The southern coast is the heart and soul of Costa Rica’s Afro-Caribbean community. Jamaican workers arrived in the middle of the 19th century, and stayed to build the railroad and work for the United Fruit corporation. Also in this area, to the interior, are some of the country’s most prominent indigenous groups – cultures that have managed to remain intact despite several centuries’ worth of incursions, first from the Spanish, later from the fruit industry and currently from the globalizing effects of tourism. They principally inhabit the Cocles/Kèköldi, Talamanca Cabécar and Bribrí indigenous territories.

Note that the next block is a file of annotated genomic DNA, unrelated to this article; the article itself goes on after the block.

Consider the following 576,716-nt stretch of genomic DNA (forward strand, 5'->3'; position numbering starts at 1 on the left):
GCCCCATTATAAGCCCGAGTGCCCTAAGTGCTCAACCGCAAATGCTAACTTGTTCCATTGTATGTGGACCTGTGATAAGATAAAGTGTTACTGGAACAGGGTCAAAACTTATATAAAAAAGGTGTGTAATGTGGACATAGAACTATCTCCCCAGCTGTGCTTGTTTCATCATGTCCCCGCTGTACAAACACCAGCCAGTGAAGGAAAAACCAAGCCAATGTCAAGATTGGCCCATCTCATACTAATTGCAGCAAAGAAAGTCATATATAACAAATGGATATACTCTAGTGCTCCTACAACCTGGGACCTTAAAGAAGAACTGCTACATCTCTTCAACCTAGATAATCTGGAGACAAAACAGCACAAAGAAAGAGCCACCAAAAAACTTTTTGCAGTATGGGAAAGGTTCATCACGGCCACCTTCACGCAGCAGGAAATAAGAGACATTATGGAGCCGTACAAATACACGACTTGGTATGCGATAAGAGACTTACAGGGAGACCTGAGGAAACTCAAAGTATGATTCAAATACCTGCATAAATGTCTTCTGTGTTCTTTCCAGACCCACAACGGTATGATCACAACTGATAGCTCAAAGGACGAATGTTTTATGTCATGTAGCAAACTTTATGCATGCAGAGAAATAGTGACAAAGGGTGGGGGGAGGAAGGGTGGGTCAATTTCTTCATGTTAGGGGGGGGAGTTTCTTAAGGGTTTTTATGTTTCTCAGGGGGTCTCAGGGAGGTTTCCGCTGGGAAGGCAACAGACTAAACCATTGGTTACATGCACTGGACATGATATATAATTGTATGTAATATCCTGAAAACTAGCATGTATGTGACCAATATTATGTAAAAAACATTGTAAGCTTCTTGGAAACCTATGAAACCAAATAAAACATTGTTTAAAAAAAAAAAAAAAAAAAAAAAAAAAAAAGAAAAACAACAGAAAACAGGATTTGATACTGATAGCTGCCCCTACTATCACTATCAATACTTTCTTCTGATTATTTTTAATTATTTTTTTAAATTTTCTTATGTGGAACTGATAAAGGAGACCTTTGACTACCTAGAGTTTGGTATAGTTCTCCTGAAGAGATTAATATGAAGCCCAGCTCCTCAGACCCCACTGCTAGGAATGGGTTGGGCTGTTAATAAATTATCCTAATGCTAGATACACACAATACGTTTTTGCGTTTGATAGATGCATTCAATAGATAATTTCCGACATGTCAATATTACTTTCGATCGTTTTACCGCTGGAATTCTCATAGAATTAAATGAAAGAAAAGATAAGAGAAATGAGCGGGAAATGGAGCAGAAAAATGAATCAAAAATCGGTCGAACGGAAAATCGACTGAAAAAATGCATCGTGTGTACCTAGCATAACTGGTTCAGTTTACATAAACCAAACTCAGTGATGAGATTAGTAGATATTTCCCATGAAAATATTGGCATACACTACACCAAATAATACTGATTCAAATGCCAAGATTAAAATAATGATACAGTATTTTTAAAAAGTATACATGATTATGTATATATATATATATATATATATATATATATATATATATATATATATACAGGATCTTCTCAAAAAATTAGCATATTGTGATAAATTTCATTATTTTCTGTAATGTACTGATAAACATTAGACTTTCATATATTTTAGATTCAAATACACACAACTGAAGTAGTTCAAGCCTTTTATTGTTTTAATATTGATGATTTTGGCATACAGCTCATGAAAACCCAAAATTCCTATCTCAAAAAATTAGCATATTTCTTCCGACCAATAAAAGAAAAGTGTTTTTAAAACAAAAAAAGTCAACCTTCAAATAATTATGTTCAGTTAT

Naturally, this fascinating cultural bubble couldn’t remain isolated forever. Since the 1980s the southern coast has seen the arrival of surfers, backpackers and adventurous families on holiday – many of whom have stayed, adding Italian, German and North American flavors to the cultural stew. For the traveler, it's a rich and rewarding experience – with lovely beaches to boot.